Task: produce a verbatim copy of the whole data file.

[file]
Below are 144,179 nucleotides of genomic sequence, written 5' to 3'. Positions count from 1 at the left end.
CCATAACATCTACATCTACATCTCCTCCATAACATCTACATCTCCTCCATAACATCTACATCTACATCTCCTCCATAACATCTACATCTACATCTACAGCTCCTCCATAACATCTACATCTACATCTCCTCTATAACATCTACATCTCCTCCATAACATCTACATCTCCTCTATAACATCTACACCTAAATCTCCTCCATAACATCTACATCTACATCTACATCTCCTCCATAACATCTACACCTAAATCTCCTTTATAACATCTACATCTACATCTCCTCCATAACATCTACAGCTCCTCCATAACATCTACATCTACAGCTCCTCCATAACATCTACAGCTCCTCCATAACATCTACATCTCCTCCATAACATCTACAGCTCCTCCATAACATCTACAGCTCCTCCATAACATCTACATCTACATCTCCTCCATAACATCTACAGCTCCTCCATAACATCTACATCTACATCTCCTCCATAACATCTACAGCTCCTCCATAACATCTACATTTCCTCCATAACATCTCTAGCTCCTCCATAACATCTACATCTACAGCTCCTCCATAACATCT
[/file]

Below are 144,179 nucleotides of genomic sequence, written 5' to 3'. Positions count from 1 at the left end.
CCATAACATCTACATCTACATCTCCTCCATAACATCTACATCTCCTCCATAACATCTACATCTACATCTCCTCCATAACATCTACATCTACATCTACAGCTCCTCCATAACATCTACATCTACATCTCCTCTATAACATCTACATCTCCTCCATAACATCTACATCTCCTCTATAACATCTACACCTAAATCTCCTCCATAACATCTACATCTACATCTACATCTCCTCCATAACATCTACACCTAAATCTCCTTTATAACATCTACATCTACATCTCCTCCATAACATCTACAGCTCCTCCATAACATCTACATCTACAGCTCCTCCATAACATCTACAGCTCCTCCATAACATCTACATCTCCTCCATAACATCTACAGCTCCTCCATAACATCTACAGCTCCTCCATAACATCTACATCTACATCTCCTCCATAACATCTACAGCTCCTCCATAACATCTACATCTACATCTCCTCCATAACATCTACAGCTCCTCCATAACATCTACATTTCCTCCATAACATCTCTAGCTCCTCCATAACATCTACATCTACAGCTCCTCCATAACATCT